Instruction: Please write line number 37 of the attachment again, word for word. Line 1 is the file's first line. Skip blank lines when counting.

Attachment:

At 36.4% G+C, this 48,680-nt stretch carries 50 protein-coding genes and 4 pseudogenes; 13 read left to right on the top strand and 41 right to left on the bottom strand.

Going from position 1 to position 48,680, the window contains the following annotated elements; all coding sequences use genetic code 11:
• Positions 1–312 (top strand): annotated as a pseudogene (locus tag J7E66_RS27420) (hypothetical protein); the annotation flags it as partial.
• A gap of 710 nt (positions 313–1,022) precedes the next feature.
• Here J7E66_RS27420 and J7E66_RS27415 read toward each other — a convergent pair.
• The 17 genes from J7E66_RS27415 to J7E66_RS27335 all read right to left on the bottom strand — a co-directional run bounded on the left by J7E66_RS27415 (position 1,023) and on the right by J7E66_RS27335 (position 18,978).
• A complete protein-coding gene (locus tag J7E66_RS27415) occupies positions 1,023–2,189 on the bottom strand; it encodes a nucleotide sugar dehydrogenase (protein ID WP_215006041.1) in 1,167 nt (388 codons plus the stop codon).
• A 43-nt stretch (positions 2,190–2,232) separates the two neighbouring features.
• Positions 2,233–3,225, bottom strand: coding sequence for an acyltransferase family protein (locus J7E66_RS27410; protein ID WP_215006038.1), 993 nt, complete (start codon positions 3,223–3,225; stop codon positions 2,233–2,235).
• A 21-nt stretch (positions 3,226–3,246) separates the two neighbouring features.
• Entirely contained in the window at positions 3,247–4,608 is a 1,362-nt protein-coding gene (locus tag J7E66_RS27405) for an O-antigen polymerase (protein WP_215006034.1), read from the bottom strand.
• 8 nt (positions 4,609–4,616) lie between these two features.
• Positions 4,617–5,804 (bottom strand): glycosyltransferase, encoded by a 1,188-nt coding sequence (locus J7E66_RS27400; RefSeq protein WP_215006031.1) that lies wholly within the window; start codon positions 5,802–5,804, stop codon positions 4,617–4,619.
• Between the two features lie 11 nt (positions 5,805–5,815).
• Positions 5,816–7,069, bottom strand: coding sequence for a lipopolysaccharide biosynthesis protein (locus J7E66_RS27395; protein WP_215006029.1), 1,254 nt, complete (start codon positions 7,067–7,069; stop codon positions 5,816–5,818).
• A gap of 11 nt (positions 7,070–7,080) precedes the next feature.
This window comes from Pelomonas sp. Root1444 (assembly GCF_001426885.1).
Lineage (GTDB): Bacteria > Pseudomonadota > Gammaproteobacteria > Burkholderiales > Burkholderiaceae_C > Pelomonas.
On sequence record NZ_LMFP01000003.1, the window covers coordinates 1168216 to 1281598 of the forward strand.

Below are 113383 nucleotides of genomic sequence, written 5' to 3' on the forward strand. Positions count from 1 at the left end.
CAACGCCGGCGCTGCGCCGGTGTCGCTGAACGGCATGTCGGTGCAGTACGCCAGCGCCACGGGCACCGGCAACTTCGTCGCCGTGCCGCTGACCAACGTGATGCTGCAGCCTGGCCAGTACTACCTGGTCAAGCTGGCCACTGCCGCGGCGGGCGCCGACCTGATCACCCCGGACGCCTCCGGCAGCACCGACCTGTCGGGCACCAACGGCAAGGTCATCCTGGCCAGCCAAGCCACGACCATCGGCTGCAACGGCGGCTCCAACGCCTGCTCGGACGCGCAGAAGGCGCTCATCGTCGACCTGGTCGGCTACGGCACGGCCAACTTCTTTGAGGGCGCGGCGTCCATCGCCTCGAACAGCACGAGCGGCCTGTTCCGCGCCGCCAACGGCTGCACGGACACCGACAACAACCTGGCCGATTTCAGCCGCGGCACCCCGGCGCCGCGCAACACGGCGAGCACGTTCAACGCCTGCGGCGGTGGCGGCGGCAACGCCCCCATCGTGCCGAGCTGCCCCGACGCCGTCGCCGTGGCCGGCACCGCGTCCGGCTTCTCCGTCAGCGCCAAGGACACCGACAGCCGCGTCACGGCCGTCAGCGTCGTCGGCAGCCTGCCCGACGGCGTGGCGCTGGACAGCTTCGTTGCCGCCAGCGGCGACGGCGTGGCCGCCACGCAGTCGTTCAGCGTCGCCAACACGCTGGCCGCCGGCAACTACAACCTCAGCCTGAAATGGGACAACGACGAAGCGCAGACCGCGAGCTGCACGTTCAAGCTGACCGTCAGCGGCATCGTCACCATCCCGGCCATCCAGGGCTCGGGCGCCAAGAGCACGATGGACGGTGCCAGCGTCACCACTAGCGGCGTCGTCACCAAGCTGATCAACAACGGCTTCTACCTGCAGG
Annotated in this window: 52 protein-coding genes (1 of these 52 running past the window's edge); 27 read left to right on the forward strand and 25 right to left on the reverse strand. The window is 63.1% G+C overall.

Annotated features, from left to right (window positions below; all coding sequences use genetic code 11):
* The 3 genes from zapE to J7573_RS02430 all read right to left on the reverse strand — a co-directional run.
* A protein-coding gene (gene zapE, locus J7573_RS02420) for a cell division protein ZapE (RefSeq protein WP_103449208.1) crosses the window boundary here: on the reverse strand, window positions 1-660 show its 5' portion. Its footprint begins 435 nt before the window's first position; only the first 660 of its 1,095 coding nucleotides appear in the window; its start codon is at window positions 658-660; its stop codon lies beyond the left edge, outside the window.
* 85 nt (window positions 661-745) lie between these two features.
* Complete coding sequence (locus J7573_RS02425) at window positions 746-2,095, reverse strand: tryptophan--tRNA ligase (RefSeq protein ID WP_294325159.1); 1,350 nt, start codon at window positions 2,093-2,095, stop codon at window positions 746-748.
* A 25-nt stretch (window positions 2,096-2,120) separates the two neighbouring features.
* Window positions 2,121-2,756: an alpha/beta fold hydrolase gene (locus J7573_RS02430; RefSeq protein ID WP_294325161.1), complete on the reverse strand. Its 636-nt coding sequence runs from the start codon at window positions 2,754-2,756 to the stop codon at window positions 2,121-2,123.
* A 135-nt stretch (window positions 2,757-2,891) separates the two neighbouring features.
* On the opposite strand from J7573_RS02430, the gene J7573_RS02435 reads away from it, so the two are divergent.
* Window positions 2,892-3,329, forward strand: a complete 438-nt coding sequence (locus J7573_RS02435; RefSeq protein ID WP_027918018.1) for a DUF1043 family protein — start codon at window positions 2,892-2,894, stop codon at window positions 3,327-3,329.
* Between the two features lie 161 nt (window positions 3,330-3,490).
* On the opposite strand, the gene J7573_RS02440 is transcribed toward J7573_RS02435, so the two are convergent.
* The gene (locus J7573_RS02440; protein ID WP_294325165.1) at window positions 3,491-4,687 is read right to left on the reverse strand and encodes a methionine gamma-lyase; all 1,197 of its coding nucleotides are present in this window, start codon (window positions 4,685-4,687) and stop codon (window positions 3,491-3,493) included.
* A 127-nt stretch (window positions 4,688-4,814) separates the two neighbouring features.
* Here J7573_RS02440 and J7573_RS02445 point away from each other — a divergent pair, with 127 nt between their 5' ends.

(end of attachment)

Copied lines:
* Here J7573_RS02440 and J7573_RS02445 point away from each other — a divergent pair, with 127 nt between their 5' ends.